In the new “Tatort: ​​Schattenleben” Thorsten Falke and Julia Grosz investigate on their own in the left scene. Is it worth turning on?

A missing friend, old feelings and a detective going astray: In the new “Tatort: ​​Schattenleben” (June 12, 8:15 p.m., the first), Thorsten Falke (Wotan Wilke Möhring, 55) and Julia Grosz (Franziska Weisz, 42 ) on your own. An LKA police officer and an old friend of Grosz’s has disappeared. The inspector can’t help it and goes looking for her – without an official order. Grosz has to face her past, dives into radical structures – and threatens to sink into them. What started as a normal operation develops into an emotional carousel ride that makes Grosz doubt more than once.

That’s what “Tatort: ​​Schattenleben” is about

Julia Grosz’ girlfriend Ela Erol (Elisabeth Hofmann) has infiltrated Hamburg’s left-wing autonomous scene as an undercover investigator for the LKA. But when she suddenly disappears without a trace, the inspector becomes very concerned. Grosz is looking for her. Under a false identity, the policewoman enters the hedonistic, liberal milieu in which Ela seems to have lost herself.

Thorsten Falke supports Grosz in her search, but at the same time investigates an arson attack. This seems to fit into a series of politically motivated acts of violence. But both Falke and Grosz reach their limits in this case. While the worlds are slowly blurring for the inspector and Falke comes across strange internal police information, the two stumble. The duo must work together to find those responsible for the arson attack and uncover Ela’s disappearance.

Is it worth turning on?

Definitive. In this “crime scene” women’s power is announced. It is the first case in the Grosz-Falke series that focuses on the commissioner. New pages will appear as well. She shows herself emotionally, takes off her protective armor and presents facets that viewers have only guessed at up to now. But not only that: The policewoman crosses more than one border – which was actually Falke’s specialty up to now. You also learn something about Grosz’ past love life.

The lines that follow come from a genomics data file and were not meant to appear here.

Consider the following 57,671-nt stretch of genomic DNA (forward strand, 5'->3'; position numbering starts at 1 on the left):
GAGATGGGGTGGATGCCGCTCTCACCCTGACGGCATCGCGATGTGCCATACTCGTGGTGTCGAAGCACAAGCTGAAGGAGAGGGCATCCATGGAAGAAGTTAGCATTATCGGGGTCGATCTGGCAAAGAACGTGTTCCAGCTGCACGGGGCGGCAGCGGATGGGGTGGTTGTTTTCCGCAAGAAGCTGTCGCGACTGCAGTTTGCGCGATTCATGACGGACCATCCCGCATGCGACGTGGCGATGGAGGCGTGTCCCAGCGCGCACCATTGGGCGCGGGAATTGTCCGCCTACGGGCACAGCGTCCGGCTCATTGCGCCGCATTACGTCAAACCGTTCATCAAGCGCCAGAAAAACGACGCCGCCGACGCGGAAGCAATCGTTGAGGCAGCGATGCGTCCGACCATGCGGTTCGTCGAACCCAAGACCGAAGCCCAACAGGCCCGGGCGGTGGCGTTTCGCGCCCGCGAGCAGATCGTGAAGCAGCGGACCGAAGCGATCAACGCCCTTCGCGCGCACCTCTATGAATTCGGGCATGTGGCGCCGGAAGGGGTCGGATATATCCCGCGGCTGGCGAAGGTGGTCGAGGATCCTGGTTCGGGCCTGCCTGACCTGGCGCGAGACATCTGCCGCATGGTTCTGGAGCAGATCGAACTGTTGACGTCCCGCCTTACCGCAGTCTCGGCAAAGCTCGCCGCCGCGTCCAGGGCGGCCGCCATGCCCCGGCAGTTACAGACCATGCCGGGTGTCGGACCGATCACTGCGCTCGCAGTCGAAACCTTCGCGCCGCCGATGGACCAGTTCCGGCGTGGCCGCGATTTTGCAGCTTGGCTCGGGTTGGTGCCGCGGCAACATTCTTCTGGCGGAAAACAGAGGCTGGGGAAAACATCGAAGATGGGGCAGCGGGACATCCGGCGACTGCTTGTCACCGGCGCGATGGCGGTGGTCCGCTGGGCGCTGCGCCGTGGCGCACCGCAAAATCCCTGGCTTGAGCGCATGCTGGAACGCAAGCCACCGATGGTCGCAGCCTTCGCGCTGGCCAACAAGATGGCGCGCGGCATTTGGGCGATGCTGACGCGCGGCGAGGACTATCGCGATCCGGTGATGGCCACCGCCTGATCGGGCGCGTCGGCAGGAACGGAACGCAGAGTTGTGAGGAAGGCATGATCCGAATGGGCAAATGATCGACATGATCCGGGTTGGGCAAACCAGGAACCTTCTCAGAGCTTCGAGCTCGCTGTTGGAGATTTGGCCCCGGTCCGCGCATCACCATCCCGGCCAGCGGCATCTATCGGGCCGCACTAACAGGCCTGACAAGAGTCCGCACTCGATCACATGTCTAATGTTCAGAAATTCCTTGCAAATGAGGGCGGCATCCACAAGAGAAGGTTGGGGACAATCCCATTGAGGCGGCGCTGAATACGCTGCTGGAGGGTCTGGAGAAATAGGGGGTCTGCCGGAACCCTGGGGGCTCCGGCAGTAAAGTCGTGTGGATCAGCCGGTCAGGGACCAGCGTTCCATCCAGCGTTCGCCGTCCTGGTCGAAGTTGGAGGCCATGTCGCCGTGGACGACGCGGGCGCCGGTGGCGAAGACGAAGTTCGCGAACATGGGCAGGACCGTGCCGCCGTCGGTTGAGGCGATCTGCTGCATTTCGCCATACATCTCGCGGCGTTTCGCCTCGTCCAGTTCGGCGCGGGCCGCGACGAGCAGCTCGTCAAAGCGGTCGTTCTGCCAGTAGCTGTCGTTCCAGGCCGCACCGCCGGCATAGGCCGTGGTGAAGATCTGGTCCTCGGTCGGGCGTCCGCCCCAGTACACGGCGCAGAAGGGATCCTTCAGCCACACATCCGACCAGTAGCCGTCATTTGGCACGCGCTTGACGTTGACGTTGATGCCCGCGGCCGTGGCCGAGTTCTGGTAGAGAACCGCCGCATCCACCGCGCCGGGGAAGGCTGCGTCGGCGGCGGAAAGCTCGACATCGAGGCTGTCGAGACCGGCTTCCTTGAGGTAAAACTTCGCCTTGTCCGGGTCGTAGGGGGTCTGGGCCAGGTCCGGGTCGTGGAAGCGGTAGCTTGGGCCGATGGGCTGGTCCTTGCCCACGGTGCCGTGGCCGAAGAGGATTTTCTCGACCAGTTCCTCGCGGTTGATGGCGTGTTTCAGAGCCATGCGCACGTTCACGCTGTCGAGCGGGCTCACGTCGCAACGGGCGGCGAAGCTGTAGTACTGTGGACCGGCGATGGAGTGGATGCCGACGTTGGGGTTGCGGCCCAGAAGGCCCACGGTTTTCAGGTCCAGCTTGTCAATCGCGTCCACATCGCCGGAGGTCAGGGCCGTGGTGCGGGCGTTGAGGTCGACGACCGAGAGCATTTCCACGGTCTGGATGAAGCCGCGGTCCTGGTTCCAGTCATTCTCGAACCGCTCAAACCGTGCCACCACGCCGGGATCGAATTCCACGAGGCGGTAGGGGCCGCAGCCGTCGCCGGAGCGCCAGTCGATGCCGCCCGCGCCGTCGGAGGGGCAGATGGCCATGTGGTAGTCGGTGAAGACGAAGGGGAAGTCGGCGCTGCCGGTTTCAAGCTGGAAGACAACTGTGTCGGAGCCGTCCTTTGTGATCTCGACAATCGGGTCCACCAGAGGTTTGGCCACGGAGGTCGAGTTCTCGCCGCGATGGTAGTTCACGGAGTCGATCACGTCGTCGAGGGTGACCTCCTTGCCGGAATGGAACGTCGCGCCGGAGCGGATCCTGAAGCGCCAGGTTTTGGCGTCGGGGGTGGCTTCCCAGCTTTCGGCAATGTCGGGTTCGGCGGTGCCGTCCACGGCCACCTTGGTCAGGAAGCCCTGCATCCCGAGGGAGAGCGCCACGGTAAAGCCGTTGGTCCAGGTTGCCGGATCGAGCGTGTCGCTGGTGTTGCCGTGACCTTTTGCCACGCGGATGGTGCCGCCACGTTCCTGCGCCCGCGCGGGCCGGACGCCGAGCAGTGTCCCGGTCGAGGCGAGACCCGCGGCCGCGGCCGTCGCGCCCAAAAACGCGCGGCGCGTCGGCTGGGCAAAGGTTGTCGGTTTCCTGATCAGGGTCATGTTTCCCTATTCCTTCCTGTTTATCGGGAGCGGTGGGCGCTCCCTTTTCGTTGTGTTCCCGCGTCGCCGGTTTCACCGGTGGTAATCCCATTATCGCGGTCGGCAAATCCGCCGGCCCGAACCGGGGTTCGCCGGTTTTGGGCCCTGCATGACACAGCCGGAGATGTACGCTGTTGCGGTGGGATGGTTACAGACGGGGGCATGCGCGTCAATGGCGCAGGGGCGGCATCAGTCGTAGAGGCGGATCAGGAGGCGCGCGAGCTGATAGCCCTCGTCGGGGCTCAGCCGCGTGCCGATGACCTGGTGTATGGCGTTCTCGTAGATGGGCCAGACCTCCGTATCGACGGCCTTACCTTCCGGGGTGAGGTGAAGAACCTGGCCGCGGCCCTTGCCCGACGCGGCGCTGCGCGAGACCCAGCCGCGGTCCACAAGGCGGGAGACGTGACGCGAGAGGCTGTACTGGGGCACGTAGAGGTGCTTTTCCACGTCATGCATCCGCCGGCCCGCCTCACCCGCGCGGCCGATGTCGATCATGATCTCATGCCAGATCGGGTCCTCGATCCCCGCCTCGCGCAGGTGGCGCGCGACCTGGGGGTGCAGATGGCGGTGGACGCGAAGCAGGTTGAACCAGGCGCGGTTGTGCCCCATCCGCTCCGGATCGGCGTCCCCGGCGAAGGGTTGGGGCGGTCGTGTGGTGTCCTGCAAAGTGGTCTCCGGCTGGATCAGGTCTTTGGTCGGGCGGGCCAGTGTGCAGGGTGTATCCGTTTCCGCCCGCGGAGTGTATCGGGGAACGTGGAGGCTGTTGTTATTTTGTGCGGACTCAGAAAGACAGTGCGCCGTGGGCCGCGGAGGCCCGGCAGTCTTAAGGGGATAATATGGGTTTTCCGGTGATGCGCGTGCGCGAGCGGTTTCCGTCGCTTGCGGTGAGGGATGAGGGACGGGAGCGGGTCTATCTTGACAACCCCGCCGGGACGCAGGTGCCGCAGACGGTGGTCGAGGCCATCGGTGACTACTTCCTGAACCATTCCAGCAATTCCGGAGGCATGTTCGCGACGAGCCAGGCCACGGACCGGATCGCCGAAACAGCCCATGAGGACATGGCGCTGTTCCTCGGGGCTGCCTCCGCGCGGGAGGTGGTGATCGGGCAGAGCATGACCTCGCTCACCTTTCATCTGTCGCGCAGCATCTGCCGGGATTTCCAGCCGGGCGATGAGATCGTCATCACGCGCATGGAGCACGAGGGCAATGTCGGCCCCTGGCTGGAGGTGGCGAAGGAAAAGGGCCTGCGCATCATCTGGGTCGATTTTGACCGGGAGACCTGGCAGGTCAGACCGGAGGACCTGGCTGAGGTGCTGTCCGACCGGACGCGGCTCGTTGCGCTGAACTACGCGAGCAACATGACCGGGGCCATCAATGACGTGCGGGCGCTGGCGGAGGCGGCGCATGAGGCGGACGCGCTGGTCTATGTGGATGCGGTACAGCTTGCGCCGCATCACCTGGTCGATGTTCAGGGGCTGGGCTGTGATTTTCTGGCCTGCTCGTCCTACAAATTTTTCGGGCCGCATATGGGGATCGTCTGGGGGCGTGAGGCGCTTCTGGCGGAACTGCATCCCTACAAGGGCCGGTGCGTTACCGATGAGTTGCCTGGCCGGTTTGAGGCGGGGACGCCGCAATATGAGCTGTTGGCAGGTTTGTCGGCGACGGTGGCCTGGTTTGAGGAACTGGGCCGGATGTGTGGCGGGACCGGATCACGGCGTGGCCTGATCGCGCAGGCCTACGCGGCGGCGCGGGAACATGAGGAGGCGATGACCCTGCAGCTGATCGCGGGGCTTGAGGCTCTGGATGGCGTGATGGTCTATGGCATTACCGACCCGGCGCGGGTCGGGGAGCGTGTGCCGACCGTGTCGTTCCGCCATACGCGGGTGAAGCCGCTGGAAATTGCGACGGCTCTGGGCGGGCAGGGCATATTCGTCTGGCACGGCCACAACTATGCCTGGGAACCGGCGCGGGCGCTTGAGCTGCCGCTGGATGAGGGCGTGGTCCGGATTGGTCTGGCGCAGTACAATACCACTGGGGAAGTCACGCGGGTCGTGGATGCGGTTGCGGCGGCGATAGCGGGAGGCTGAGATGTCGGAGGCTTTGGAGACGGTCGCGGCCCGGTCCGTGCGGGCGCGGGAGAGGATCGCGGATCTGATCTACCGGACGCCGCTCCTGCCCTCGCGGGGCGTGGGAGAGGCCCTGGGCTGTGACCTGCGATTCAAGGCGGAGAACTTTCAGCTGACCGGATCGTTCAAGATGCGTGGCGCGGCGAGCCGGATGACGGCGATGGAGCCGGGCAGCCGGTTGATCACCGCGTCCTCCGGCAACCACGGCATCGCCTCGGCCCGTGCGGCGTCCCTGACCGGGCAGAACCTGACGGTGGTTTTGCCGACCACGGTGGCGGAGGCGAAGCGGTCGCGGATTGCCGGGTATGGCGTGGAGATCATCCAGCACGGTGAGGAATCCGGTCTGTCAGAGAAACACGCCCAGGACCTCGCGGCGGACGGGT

But it’s not just the cast that’s more female and diverse than usual in this thriller. Some women have also taken the helm behind the scenes. Producer Sophia Ayissi Nsegue (31), camerawoman Zamarin Wahadat (33), director Mia Spengler (36) and screenwriter Lena Fakler (32) shape the story. The diversity is no coincidence either: director Spengler asked the broadcaster for the “Inclusion Rider”. It is a contractual clause that requires certain groups to have a certain percentage of a production. These include women, people of color and people from the LGBTQ community. The NDR is thus the first public broadcaster to have used this clause.

This also meant that a younger team was involved in this “crime scene”. “It has a positive effect on the mood when you have people with you who don’t already have 100 ‘crime scenes’ under their belt,” says Franziska Weisz in an interview with the broadcaster. The young team is also noticeable in the plot itself. The story takes place in the left scene – more precisely, in a queer, radical feminist housing project. The focus is increasingly placed on the emotional moments and interpersonal aspects. On the other hand, structural problems within the police force are addressed.

The true core of the film is also interesting: a policewoman who is investigating undercover in the radical left-wing scene. Years ago, investigators who were smuggled into the autonomous center “Rote Flora” were busted in Hamburg. Some of them are also said to have entered into romantic relationships with activists. These circumstances were later criticized, but there was never a procedure. “Because of these gaps, it was clear to us from the start that we didn’t want to retell the cases of the Red Flora,” explains author Fakler. Another reason why the story is so credible is certainly Rafael Behr (64). The Hamburg professor of police science supported the production as a technical advisor.

The case remains exciting until the end and the resolution should surprise one or the other. The only downside: Inspector Thorsten Falke only gets a little airtime in “Schattenleben”. But fans can be sure that the popular investigator will be more present in the next case. It’s also refreshing to let the woman take the helm in this investigative duo.